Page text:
When douging in below the gelatinization temperature of barley starch, which happens between 64-67 C or 147-153 F, you can dump the water onto the grain w/o the risk of getting dough-balls.
[show measuring temperature]
The temperature has nicely settled to ? *C or ? *F and we will now wait a little and measure pH
[show pH measurement]
I took a sample of the wort in this clean bowl and let it cool down. Measuring cold samples extends the life of the pH meter's probe. The ph is now 5.? . Most of the time however, I don't break out the pH meter anymore since it needs to be calibrated before use. These pH measurement strips
[show ph strips]
are perfectly fine. You can make the package go further if you cut them in half or thirds. Oddly enough, the ones I have seem to be reading 0.3 pH units lower than the actual pH. But once I figured this out I started accounting for it.
[show me with beer]
Now I'll have another beer and be back in 10 min to check on the pH of the mash again and maybe do some adjustments if still necessary.
[back measuring pH]'
Over the last 10 min the pH nicely dropped to 5.?. This is fine for me. During that time the enzymes had a chance to get hydrated and dissolved into the mash water.
[wide angle, show me pulling the 1st decoction]
In order to pull the first decoction I use a strainer and a large measuring cup. With the strainer I scoop out most of the grain and place it into the pot. Then I add mash water until I reach the desired decoction volume
[close-up, the pot with the grain]
To make measuring the volume easier, I notched my mash paddle every 2 liter to be used with this pot. And now I have the targeted 11 L of decoction. You want to target a decoction mash thickness of about 2 - 2.5 L/kg or 1-1.25 qt/lb. If the mash is to thick, put some of the grain back. Some instructions say that you want the water to barely cover the grain. But I believe that this is way to thick and makes the decoction is difficult to manage while requiring constant stiring to prevent it from scorching.
[close-up, adjusting the flame]
Now to the flame. Keep it low and heat the decoction gently. German breweries target a rise time of about 1 C or 2 F per minute. This is to give various enzymes in the mash a chance to work on the malt. But this malt is well modified and doesn't need that much enzymatic work. That's why I'm fine with going a little faster since I want to be done before dark.
[wide-angle, me and stiring decoction]
While heating you you want to stir the decoction occasionally to even out the temperature. Check the temperature and pay more attention when it comes close to 60 C or 140 F.
[close-up, back stiring the decoction]
While heating the decoction through the starch geletanization range of 60 - 70 *C or 140 to 160 F you will notice a few things. First it starts turning from a milky color to a gooy brown color. This is the starch that is gelatenizing. With time, the mash will get less vicous again. These are the amylase enzymes at work that convert the starch into sugars. That's also why it is called starch liquification.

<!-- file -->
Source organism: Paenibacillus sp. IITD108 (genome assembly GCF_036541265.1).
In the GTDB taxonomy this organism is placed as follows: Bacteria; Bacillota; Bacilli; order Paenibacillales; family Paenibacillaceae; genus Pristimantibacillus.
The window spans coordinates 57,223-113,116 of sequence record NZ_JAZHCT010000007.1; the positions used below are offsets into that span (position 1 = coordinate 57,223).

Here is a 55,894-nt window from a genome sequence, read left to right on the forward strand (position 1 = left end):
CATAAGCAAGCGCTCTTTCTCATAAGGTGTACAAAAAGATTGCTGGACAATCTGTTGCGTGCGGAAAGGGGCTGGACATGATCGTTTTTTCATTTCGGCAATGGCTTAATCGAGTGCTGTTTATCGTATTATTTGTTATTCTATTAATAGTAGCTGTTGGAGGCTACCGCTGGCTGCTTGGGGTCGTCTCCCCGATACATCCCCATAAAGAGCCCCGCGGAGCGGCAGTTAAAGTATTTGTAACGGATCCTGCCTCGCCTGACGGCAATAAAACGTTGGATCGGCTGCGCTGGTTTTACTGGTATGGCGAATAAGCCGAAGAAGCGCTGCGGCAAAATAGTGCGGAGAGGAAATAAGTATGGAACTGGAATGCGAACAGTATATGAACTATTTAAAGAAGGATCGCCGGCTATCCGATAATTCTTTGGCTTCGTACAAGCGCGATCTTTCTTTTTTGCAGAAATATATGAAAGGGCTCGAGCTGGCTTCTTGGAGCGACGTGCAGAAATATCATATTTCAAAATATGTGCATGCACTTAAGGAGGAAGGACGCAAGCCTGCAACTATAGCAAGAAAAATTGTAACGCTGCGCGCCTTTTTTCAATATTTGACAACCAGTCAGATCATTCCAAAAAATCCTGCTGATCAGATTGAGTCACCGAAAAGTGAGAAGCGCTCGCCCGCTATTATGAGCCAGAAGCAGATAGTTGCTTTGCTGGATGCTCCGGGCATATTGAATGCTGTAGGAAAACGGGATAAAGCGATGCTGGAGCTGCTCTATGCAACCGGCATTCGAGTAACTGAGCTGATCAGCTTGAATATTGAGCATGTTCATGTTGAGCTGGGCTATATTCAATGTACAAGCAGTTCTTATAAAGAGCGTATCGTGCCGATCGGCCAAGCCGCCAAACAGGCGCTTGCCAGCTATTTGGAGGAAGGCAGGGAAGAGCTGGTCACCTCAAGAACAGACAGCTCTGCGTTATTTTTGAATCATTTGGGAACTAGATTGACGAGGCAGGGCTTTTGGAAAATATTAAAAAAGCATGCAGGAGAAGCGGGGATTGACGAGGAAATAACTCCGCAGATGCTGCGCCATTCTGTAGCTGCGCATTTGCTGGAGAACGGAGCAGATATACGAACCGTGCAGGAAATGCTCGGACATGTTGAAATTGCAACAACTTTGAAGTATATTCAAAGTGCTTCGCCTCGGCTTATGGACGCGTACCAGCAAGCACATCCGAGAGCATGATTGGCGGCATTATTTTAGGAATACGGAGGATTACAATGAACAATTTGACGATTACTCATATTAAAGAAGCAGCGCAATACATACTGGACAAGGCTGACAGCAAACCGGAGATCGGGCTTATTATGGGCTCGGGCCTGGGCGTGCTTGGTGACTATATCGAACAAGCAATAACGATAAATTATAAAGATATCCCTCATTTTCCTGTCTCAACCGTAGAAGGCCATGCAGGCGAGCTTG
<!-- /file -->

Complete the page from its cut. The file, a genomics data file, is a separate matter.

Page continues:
Now that the mash is somewhere between 70 and 73 *C or 158 and 164 *C I will move it from the burner and wrap it into blankets to keep the rest temperature
[wide angle, pot on card-board and blankets being wrapped around]'
The bottom of the pot can get hot enough to melt synthetic fibers, that's why I either let it cool a little or place a piece of cardboard underneath. The mash is now kept at a high saccrification rest temp until it is completely or almost completely converted. Near the optimimum of the alpha amylase this should only take 15-20 min. Though this rest can be skipped when working with enzymatic strong malts it is a must for mashes with a large percentage of Munich malt in order to get the most out of the enzymes that will not be available anymore after the boil. There is no need to match the saccrification rest temp that the main mash will be held at later since we are just loking for the starch to be broken into smaller dextrines. The bulk of the maltose can be produced later.
[close-up, temperature check and starch test]
We are back now after 15 min to check the temperature and the conversion of the mash. The temperature fell only by ? C which is nice. To check for conversion I found that testing on chalk works best for me. I got that from a techical brewing book and tried it one day with my daughter's sidewalk chalk. Simply apply one drop of mash liquid from the end of the thermometer onto the chalk and add a drop of test solution. You can very nicely see the starch reaction w/o the interference of grain husks or endosperm. This one is not quite there yet, so I'll give it another 5 min.
[wide angle, back to heating the decoction]
The decoction is now sufficiently converted and I'm now heating it to a boil. The heat should be applied gently to prevent scorching and excessive thermal loading of the mash. Target 10 - 20 min to get to a boil. You only need to stir occasionally when the mash starts to bulge up
[close-up, bulging mash being stired]
[close-up, mash nears the boil and hot break starts to form]
Having used only a small pot for this mash I now have to watch out for the boil-over
[close-up, managing break until there is a bubbly boil]
Now that we are past the protein break I will pull a sample of the wort to compare pre and post boil color.
[close-up, taking a sample]
[wide angle, stiring the pot]